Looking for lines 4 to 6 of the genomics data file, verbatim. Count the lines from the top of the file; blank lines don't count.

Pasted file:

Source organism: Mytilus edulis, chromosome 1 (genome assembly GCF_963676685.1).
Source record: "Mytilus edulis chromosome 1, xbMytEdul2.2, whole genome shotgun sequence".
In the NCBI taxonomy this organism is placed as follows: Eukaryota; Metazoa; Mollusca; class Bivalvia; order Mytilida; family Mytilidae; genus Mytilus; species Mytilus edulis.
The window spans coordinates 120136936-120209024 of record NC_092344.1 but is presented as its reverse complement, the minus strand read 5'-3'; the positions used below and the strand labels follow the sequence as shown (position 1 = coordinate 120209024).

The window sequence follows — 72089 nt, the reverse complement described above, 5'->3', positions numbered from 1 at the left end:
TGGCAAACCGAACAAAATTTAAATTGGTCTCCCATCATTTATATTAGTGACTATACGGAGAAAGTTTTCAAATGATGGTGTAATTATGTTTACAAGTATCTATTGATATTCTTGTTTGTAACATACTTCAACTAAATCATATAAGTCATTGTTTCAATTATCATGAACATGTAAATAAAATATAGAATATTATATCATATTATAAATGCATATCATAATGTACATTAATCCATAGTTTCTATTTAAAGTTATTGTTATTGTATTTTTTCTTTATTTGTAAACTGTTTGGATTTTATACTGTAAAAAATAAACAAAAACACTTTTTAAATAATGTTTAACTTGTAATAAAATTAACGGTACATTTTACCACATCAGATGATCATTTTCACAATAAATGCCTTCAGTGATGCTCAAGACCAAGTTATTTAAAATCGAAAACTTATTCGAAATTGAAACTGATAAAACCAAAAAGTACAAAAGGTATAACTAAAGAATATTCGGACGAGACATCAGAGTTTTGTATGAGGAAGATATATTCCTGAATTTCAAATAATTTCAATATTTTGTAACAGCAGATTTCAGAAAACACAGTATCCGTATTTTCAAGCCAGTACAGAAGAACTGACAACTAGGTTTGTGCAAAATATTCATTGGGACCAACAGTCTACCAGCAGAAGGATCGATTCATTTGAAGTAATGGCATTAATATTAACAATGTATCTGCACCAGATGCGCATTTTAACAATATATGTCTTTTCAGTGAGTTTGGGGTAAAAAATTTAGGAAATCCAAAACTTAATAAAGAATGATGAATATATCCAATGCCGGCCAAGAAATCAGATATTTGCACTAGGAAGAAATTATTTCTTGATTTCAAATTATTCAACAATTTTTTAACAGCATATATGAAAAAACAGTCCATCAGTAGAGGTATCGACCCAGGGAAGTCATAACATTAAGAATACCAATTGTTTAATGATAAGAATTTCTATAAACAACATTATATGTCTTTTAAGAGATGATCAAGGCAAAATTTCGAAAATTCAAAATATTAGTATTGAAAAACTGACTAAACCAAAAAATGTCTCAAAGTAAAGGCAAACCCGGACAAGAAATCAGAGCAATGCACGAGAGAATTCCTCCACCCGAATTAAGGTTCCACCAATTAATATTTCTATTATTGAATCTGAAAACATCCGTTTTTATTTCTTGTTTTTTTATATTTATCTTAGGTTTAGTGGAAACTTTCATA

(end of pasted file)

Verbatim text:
The window spans coordinates 120136936-120209024 of record NC_092344.1 but is presented as its reverse complement, the minus strand read 5'-3'; the positions used below and the strand labels follow the sequence as shown (position 1 = coordinate 120209024).

The window sequence follows — 72089 nt, the reverse complement described above, 5'->3', positions numbered from 1 at the left end:
TGGCAAACCGAACAAAATTTAAATTGGTCTCCCATCATTTATATTAGTGACTATACGGAGAAAGTTTTCAAATGATGGTGTAATTATGTTTACAAGTATCTATTGATATTCTTGTTTGTAACATACTTCAACTAAATCATATAAGTCATTGTTTCAATTATCATGAACATGTAAATAAAATATAGAATATTATATCATATTATAAATGCATATCATAATGTACATTAATCCATAGTTTCTATTTAAAGTTATTGTTATTGTATTTTTTCTTTATTTGTAAACTGTTTGGATTTTATACTGTAAAAAATAAACAAAAACACTTTTTAAATAATGTTTAACTTGTAATAAAATTAACGGTACATTTTACCACATCAGATGATCATTTTCACAATAAATGCCTTCAGTGATGCTCAAGACCAAGTTATTTAAAATCGAAAACTTATTCGAAATTGAAACTGATAAAACCAAAAAGTACAAAAGGTATAACTAAAGAATATTCGGACGAGACATCAGAGTTTTGTATGAGGAAGATATATTCCTGAATTTCAAATAATTTCAATATTTTGTAACAGCAGATTTCAGAAAACACAGTATCCGTATTTTCAAGCCAGTACAGAAGAACTGACAACTAGGTTTGTGCAAAATATTCATTGGGACCAACAGTCTACCAGCAGAAGGATCGATTCATTTGAAGTAATGGCATTAATATTAACAATGTATCTGCACCAGATGCGCATTTTAACAATATATGTCTTTTCAGTGAGTTTGGGGTAAAAAATTTAGGAAATCCAAAACTTAATAAAGAATGATGAATATATCCAATGCCGGCCAAGAAATCAGATATTTGCACTAGGAAGAAATTATTTCTTGATTTCAAATTATTCAACAATTTTTTAACAGCATATATGAAAAAACAGTCCATCAGTAGAGGTATCGACCCAGGGAAGTCATAACATTAAGAATACCAATTGTTTAATGATAAGAATTTCTATAAACAACATTATATGTCTTTTAAGAGATGATCAAGGCAAAATTTCGAAAATTCAAAATATTAGTATTGAAAAACTGACTAAACCAAAAAATGTCTCAAAGTAAAGGCAAACCCGGACAAGAAATCAGAGCAATGCACGAGAGAATTCCTCCACCCGAATTAAGGTTCCACCAATTAATATTTCTATTATTGAATCTGAAAACATCCGTTTTTATTTCTTGTTTTTTTATATTTATCTTAGGTTTAGTGGAAACTTTCATA